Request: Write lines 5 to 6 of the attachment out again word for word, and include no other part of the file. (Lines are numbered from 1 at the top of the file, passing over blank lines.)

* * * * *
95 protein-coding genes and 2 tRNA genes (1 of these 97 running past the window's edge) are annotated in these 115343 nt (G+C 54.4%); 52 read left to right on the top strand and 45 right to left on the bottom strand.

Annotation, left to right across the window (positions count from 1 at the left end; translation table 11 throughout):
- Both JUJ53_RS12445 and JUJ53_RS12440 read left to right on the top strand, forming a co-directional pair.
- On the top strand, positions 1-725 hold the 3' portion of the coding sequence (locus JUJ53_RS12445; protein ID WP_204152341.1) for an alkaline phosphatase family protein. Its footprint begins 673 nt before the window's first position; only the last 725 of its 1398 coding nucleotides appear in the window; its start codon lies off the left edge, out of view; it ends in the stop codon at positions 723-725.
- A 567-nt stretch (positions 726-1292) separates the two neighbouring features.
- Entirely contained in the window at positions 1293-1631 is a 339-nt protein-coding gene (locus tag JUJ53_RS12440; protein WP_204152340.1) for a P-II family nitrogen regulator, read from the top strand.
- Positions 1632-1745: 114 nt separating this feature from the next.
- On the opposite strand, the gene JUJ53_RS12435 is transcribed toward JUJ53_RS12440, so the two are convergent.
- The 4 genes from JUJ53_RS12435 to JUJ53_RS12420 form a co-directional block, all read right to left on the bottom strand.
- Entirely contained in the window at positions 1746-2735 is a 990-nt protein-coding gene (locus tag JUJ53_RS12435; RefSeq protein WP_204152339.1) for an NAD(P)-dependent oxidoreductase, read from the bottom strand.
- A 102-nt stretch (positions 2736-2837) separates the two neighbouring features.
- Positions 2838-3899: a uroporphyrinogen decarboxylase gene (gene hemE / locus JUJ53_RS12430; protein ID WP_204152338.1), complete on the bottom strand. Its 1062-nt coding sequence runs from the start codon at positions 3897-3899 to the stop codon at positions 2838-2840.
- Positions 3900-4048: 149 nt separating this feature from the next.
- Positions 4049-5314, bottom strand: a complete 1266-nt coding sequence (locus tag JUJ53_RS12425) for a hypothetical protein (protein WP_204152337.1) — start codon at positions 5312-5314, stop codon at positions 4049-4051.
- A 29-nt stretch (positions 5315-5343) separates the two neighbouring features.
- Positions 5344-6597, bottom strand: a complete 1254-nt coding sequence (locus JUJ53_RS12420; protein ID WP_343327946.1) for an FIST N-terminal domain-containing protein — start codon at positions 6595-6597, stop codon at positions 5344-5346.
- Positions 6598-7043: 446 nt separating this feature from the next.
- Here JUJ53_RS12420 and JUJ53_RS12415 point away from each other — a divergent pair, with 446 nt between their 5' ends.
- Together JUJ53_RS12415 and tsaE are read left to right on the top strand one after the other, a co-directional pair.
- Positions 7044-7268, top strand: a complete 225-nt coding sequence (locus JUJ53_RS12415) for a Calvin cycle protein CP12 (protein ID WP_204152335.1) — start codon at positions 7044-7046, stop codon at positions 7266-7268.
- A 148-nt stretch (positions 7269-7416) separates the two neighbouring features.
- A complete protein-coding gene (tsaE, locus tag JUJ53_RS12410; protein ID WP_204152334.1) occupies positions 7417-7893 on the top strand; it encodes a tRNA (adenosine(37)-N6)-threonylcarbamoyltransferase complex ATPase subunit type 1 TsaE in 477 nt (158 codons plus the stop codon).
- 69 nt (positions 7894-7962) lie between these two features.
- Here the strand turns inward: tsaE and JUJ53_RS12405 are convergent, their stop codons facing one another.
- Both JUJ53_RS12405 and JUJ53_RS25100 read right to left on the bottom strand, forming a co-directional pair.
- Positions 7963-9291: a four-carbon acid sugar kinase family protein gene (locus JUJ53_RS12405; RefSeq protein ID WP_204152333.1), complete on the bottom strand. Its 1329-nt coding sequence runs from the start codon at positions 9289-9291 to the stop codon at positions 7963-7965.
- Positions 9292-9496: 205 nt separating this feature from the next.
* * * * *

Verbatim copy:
- A 567-nt stretch (positions 726-1292) separates the two neighbouring features.
- Entirely contained in the window at positions 1293-1631 is a 339-nt protein-coding gene (locus tag JUJ53_RS12440; protein WP_204152340.1) for a P-II family nitrogen regulator, read from the top strand.